Biggs, Van Dusen and Rosenn, Circuit Judges.
This is an appeal from appellant-LePree's conviction of knowingly possessing and concealing falsely made and forged counterfeit Federal Reserve Notes in violation of 18 U.S.C. § 472. Before trial, a hearing was held on LePree's motion to suppress the evidence (which consisted of a paper bag containing $2500 in counterfeit $20 bills) seized from his person at the time of his arrest. After the District Court denied the motion, a non-jury trial was held during which LePree again moved to suppress the evidence. The court denied this motion on the basis that it had previously determined at the suppression hearing the issues surrounding the legality of the search.
Since the only question before this court pertains to the validity of the search, we need only state the facts that were developed at the suppression hearing. Agent Miller of the United States Secret Service received information on January 23, 1969 from an informant that LePree was then conducting a deal concerning counterfeit $20 bills and driver's licenses at the Orchard Wines & Liquors Store in Newark, New Jersey. Miller then went to the store and saw an automobile owned by LePree's wife and known to be driven by LePree parked in front of the store.
In the evening of January 23, the informant notified Miller that LePree had agreed to sell $2500 in counterfeit $20 bills for $250 in genuine money, that the deal would take place January 24, 1969, that LePree was to be at the same liquor store at 1:30 P.M. to pick up the genuine money and that LePree was to then drive home to pick up the counterfeit money before returning to the liquor store for delivery. The informant also told Miller that the counterfeit money would be concealed inside LePree's pants.
On January 24, at approximately 1:10 P.M., Miller and another agent went to the store and saw LePree's wife's car parked outside. At 1:30, they saw LePree come out of the store with another man. LePree and his companion entered the car and proceeded to LePree's home. LePree left the car, entered the home, and shortly thereafter returned to the car. After LePree drove the car in the general direction of the liquor store for a short period of time, Miller and the other agent stopped him. The agents informed LePree that he was under arrest and gave him a frisk search for weapons. LePree was then transported to the Secret Service Office where a strip search revealed counterfeit bills concealed inside his pants.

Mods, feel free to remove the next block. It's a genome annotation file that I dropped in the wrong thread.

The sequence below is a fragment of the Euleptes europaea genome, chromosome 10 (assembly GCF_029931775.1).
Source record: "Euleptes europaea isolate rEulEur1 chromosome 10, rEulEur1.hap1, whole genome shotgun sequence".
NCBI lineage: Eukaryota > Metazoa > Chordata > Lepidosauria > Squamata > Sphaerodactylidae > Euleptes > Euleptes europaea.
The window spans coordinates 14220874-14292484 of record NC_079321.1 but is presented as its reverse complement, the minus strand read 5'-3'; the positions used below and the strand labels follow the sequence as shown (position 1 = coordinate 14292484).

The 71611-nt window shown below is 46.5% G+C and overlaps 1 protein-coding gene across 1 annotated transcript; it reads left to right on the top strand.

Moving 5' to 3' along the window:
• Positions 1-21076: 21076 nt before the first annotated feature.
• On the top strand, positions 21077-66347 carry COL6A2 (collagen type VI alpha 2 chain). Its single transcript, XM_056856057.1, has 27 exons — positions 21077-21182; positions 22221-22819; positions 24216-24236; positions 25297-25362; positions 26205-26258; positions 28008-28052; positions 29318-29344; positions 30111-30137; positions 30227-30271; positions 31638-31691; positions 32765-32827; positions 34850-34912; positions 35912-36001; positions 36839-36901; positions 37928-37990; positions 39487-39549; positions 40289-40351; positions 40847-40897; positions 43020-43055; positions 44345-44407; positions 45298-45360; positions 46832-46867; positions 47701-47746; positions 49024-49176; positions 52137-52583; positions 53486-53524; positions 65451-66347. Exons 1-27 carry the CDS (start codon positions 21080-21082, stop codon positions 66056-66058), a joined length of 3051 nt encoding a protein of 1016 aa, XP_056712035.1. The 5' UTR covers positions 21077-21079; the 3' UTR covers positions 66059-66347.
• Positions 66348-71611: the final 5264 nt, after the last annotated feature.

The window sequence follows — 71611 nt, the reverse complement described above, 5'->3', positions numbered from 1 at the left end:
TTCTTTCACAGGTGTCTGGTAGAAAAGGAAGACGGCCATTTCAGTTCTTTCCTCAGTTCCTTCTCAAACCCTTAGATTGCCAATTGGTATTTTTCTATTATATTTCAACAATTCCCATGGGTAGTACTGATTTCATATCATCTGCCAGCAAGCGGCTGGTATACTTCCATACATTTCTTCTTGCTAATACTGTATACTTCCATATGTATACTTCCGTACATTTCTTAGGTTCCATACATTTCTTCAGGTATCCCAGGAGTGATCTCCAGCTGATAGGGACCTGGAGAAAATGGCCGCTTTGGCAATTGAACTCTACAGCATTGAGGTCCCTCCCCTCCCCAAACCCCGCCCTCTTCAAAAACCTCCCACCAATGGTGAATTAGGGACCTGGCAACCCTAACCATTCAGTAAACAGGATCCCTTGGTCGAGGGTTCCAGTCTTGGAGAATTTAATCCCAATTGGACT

In order to determine whether the search was valid, it is necessary to determine whether the arrest was valid. This, in turn, depends on whether the arresting officers had probable cause to suspect that a felony was being committed.
We feel that this case is governed directly by Draper v. United States, 358 U.S. 307, 79 S. Ct. 329, 3 L. Ed. 2d 327 (1959). In that case, a reliable informant had told a federal narcotics agent that the defendant would arrive on a certain train on one of two mornings with three ounces of heroin and that he would be dressed in a specific way. The agent's subsequent observation corroborated this information and the Supreme Court held that, under the facts and circumstances, the agent had probable cause to believe that the defendant was violating a narcotics law. In the instant case, there were several pieces of information volunteered by the informant which were later corroborated by Agent Miller's observation. In addition to the information supplied by the informant, another person who had been arrested for the sale of counterfeit money on four different occasions had given information to Agent Miller that the source of the counterfeit money he possessed was LePree.
Appellant, however, argues that the Government did not sufficiently establish the reliability of its informant. This conclusion is unjustified for Miller testified at the hearing that the informant had supplied the Secret Service with information in 1960 which led to the arrest and conviction of three people. He further testified that the informant had furnished the Secret Service with information which led to an investigation which occurred shortly before the arrest of LePree.
We, therefore, conclude that Agent Miller had probable cause to suspect that LePree was violating 18 U.S.C. § 472 when he arrested him on January 24, 1969. Since the arrest without a warrant was lawful, the search conducted by the agents was also lawful for the search was incident to a lawful arrest. Chimel v. California, 395 U.S. 752, 763, 89 S. Ct. 2034, 23 L. Ed. 2d 685 (1968).
Appellant, however, argues that Miller should have sought a search warrant after his observations of January 23 corroborated the informant's information. The answer to this is that probable cause did not exist until Miller made his observations on the following day. On January 23, the only thing observed by Miller was LePree's wife's car parked outside the liquor store. Thus, an opportunity for the arresting officers to apply for a warrant never reasonably presented itself. See United States v. Dento, 382 F.2d 361 (3 Cir. 1967).
The judgment of the District Court will be affirmed.